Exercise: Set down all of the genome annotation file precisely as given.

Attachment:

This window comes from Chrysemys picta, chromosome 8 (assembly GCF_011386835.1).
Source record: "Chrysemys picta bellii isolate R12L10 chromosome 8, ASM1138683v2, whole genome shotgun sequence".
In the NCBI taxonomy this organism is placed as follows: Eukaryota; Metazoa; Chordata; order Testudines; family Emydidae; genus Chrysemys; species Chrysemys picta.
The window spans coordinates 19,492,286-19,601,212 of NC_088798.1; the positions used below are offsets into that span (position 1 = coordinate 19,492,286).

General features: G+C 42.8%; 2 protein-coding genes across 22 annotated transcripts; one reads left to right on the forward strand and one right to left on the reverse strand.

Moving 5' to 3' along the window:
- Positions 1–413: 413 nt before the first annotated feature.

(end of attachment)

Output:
This window comes from Chrysemys picta, chromosome 8 (assembly GCF_011386835.1).
Source record: "Chrysemys picta bellii isolate R12L10 chromosome 8, ASM1138683v2, whole genome shotgun sequence".
In the NCBI taxonomy this organism is placed as follows: Eukaryota; Metazoa; Chordata; order Testudines; family Emydidae; genus Chrysemys; species Chrysemys picta.
The window spans coordinates 19,492,286-19,601,212 of NC_088798.1; the positions used below are offsets into that span (position 1 = coordinate 19,492,286).

General features: G+C 42.8%; 2 protein-coding genes across 22 annotated transcripts; one reads left to right on the forward strand and one right to left on the reverse strand.

Moving 5' to 3' along the window:
- Positions 1–413: 413 nt before the first annotated feature.